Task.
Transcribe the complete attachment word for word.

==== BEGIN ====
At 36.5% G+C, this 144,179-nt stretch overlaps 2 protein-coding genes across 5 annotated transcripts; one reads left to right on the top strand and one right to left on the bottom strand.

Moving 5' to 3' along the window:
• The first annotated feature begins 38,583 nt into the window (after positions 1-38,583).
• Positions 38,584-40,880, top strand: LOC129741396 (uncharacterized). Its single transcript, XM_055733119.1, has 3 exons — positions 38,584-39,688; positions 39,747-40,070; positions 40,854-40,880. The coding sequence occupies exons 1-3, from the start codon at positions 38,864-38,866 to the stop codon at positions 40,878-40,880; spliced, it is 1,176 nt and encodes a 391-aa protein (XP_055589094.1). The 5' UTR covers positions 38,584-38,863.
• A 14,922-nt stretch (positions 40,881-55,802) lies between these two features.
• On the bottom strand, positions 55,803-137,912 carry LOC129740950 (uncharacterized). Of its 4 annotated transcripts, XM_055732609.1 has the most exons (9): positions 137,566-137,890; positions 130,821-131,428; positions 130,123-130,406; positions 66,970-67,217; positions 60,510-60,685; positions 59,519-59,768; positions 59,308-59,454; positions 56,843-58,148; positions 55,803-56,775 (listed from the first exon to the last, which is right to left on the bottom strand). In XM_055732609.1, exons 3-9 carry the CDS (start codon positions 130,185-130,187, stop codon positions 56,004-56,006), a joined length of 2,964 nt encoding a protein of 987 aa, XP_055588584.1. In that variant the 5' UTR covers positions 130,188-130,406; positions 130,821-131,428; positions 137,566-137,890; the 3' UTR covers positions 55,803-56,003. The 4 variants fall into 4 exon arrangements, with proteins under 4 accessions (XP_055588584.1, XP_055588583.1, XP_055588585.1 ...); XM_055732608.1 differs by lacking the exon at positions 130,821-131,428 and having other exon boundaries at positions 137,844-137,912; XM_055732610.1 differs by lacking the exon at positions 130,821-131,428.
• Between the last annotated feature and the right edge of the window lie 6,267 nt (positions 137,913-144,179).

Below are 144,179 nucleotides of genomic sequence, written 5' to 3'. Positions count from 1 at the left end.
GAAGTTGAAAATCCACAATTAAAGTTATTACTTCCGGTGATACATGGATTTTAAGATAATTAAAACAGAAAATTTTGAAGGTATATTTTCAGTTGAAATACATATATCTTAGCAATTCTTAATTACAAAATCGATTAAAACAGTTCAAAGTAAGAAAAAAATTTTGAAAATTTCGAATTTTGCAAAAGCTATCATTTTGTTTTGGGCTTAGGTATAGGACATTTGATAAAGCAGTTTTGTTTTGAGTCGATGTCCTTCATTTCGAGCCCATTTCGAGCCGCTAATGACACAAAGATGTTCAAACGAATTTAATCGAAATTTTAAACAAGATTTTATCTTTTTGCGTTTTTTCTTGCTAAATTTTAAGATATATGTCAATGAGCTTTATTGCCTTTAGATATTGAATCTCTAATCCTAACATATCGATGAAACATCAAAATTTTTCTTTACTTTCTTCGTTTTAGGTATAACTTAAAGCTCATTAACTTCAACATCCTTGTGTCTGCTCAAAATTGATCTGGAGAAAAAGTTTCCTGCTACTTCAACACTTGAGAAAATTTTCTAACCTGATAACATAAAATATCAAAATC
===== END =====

At 36.5% G+C, this 144,179-nt stretch overlaps 2 protein-coding genes across 5 annotated transcripts; one reads left to right on the top strand and one right to left on the bottom strand.

Moving 5' to 3' along the window:
• The first annotated feature begins 38,583 nt into the window (after positions 1-38,583).
• Positions 38,584-40,880, top strand: LOC129741396 (uncharacterized). Its single transcript, XM_055733119.1, has 3 exons — positions 38,584-39,688; positions 39,747-40,070; positions 40,854-40,880. The coding sequence occupies exons 1-3, from the start codon at positions 38,864-38,866 to the stop codon at positions 40,878-40,880; spliced, it is 1,176 nt and encodes a 391-aa protein (XP_055589094.1). The 5' UTR covers positions 38,584-38,863.
• A 14,922-nt stretch (positions 40,881-55,802) lies between these two features.
• On the bottom strand, positions 55,803-137,912 carry LOC129740950 (uncharacterized). Of its 4 annotated transcripts, XM_055732609.1 has the most exons (9): positions 137,566-137,890; positions 130,821-131,428; positions 130,123-130,406; positions 66,970-67,217; positions 60,510-60,685; positions 59,519-59,768; positions 59,308-59,454; positions 56,843-58,148; positions 55,803-56,775 (listed from the first exon to the last, which is right to left on the bottom strand). In XM_055732609.1, exons 3-9 carry the CDS (start codon positions 130,185-130,187, stop codon positions 56,004-56,006), a joined length of 2,964 nt encoding a protein of 987 aa, XP_055588584.1. In that variant the 5' UTR covers positions 130,188-130,406; positions 130,821-131,428; positions 137,566-137,890; the 3' UTR covers positions 55,803-56,003. The 4 variants fall into 4 exon arrangements, with proteins under 4 accessions (XP_055588584.1, XP_055588583.1, XP_055588585.1 ...); XM_055732608.1 differs by lacking the exon at positions 130,821-131,428 and having other exon boundaries at positions 137,844-137,912; XM_055732610.1 differs by lacking the exon at positions 130,821-131,428.
• Between the last annotated feature and the right edge of the window lie 6,267 nt (positions 137,913-144,179).

Below are 144,179 nucleotides of genomic sequence, written 5' to 3'. Positions count from 1 at the left end.
GAAGTTGAAAATCCACAATTAAAGTTATTACTTCCGGTGATACATGGATTTTAAGATAATTAAAACAGAAAATTTTGAAGGTATATTTTCAGTTGAAATACATATATCTTAGCAATTCTTAATTACAAAATCGATTAAAACAGTTCAAAGTAAGAAAAAAATTTTGAAAATTTCGAATTTTGCAAAAGCTATCATTTTGTTTTGGGCTTAGGTATAGGACATTTGATAAAGCAGTTTTGTTTTGAGTCGATGTCCTTCATTTCGAGCCCATTTCGAGCCGCTAATGACACAAAGATGTTCAAACGAATTTAATCGAAATTTTAAACAAGATTTTATCTTTTTGCGTTTTTTCTTGCTAAATTTTAAGATATATGTCAATGAGCTTTATTGCCTTTAGATATTGAATCTCTAATCCTAACATATCGATGAAACATCAAAATTTTTCTTTACTTTCTTCGTTTTAGGTATAACTTAAAGCTCATTAACTTCAACATCCTTGTGTCTGCTCAAAATTGATCTGGAGAAAAAGTTTCCTGCTACTTCAACACTTGAGAAAATTTTCTAACCTGATAACATAAAATATCAAAATC